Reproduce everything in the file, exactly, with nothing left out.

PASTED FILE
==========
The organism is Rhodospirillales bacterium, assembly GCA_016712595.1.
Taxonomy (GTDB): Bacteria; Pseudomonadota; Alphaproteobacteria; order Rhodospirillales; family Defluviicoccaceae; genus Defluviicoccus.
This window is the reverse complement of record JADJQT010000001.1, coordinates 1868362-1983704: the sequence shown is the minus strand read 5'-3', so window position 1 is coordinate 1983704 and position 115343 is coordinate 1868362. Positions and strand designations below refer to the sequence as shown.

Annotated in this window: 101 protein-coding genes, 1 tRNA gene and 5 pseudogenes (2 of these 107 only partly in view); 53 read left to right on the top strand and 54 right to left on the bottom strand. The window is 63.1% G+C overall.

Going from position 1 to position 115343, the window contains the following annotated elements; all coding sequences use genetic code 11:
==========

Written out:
The organism is Rhodospirillales bacterium, assembly GCA_016712595.1.
Taxonomy (GTDB): Bacteria; Pseudomonadota; Alphaproteobacteria; order Rhodospirillales; family Defluviicoccaceae; genus Defluviicoccus.
This window is the reverse complement of record JADJQT010000001.1, coordinates 1868362-1983704: the sequence shown is the minus strand read 5'-3', so window position 1 is coordinate 1983704 and position 115343 is coordinate 1868362. Positions and strand designations below refer to the sequence as shown.

Annotated in this window: 101 protein-coding genes, 1 tRNA gene and 5 pseudogenes (2 of these 107 only partly in view); 53 read left to right on the top strand and 54 right to left on the bottom strand. The window is 63.1% G+C overall.

Going from position 1 to position 115343, the window contains the following annotated elements; all coding sequences use genetic code 11: